As Houser moved through different teaching posts, his work changed, too. That evolution can be seen in pieces Houser created through the mid-1970s for Philbrook Museum of Art’s Indian Annual, a juried show of work by American Indian artists held between 1946 and 1976.
“When Houser began his career, he was a painter and illustrator working in a way considered now as a traditional style in terms of both content – Apache people in traditional dress doing tasks of the day – but also in terms of the style of painting,” says Christina Burke, curator of Native American and Non-Western art at Philbrook. “The ‘flat style’ of painting became associated with painters in Oklahoma of the time and others who went through The Studio School at Santa Fe Indian School.”
When he first began submitting his work to Philbrook’s Indian Annual, Houser turned in paintings of this style. But by 1968, his sculpture and drawing were beginning to consume his intense focus. His submission that year was a small ebony wood carving of an Apache man’s with a single arm raised above him; he titled it Sacred Rain Arrow.
“Later, he did a version in bronze that is now on the Oklahoma (vehicle) license plate, but it started off as this very abstract form in wood that was shown here in 1968 at Philbrook,” Burke adds.
When Philbrook opens the exhibit Allan Houser: A Celebration on May 25 at its Philbrook Downtown gallery in Tulsa, the original wood carving will be part of it – on loan from the Houser family.
Abstraction had entered his work, and Houser was always looking inside and out. He looked to Europe and at such artists as Brent Kusee, Hans Arp and Jacques Lipchitz, each of whom was taking chances with their forms, like Houser. Houser took the narrative of American Indian tradition and applied simplified, clean aesthetics to his approach, Rettig says.
Closer to home, his American Indian contemporaries has similar ideas.
The late Southern Cheyenne painter Walter Richard “Dick” West Sr. was also from Oklahoma and taught at Muskogee’s Bacone College for many years. During his career, West explored abstraction in his creative process and in his paintings, Burke says. Another peer, Oscar Howe, a Dakota artist from South Dakota, painted in the cubist style. In 1958, Howe stirred up the Philbrook Indian Annual with his submission. The judges determined that his work didn’t fit the then-working definition of Indian art.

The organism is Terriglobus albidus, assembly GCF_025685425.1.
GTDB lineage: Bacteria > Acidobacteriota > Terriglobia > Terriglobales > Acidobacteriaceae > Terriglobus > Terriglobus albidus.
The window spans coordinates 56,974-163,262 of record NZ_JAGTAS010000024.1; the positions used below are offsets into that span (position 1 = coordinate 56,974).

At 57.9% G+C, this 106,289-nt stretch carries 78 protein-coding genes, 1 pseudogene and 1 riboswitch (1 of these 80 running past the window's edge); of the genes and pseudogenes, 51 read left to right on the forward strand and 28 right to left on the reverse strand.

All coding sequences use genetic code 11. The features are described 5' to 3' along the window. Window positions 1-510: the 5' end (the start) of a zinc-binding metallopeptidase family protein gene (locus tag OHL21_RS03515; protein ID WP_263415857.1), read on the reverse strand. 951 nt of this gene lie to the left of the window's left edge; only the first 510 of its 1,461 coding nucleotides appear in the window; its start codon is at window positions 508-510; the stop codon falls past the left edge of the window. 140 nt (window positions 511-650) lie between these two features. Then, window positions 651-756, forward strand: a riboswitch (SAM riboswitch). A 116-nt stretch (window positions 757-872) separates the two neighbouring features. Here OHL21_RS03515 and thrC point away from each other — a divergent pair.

“Howe, understandably, got very upset,” Burke says, “and wrote a scathing letter back to the museum, basically saying, ‘Who are you tell Indian artists what Indian art is?’”
The following year, the Annual added a nontraditional art category, and Howe took first place.
“All of these guys – Houser, Dick West and Oscar Howe – were kind of pushing the boundaries and thinking outside the box, painting outside the box, carving outside the box. They each had their own style and own statements. They were of a generation where they were saying, ‘Nobody can tell us what is native art. We are making it up as we go along as our forefathers did as well,’” Burke says.
Just as native people decades before incorporated imported glass beads procured by trade into their traditional dress and culture, Houser and his contemporaries were bringing new perspective and materials to the expression of Indian art in their time.
By 1951, Houser was sitting on the judging panel at the Indian Annual. The last year he was involved was 1976. His influence was felt.
“The Indian Annual show was not just about non-native people giving out prizes to native artists. It was native artists giving prizes to native artists,” Burke says. “…People like Houser were influential in terms of what they created, their own work, their own art. They were also influential in terms of being teachers and mentors … but he was also influential and impactful in terms of his critique of his peers of native artists, and that’s something that has not been explored.”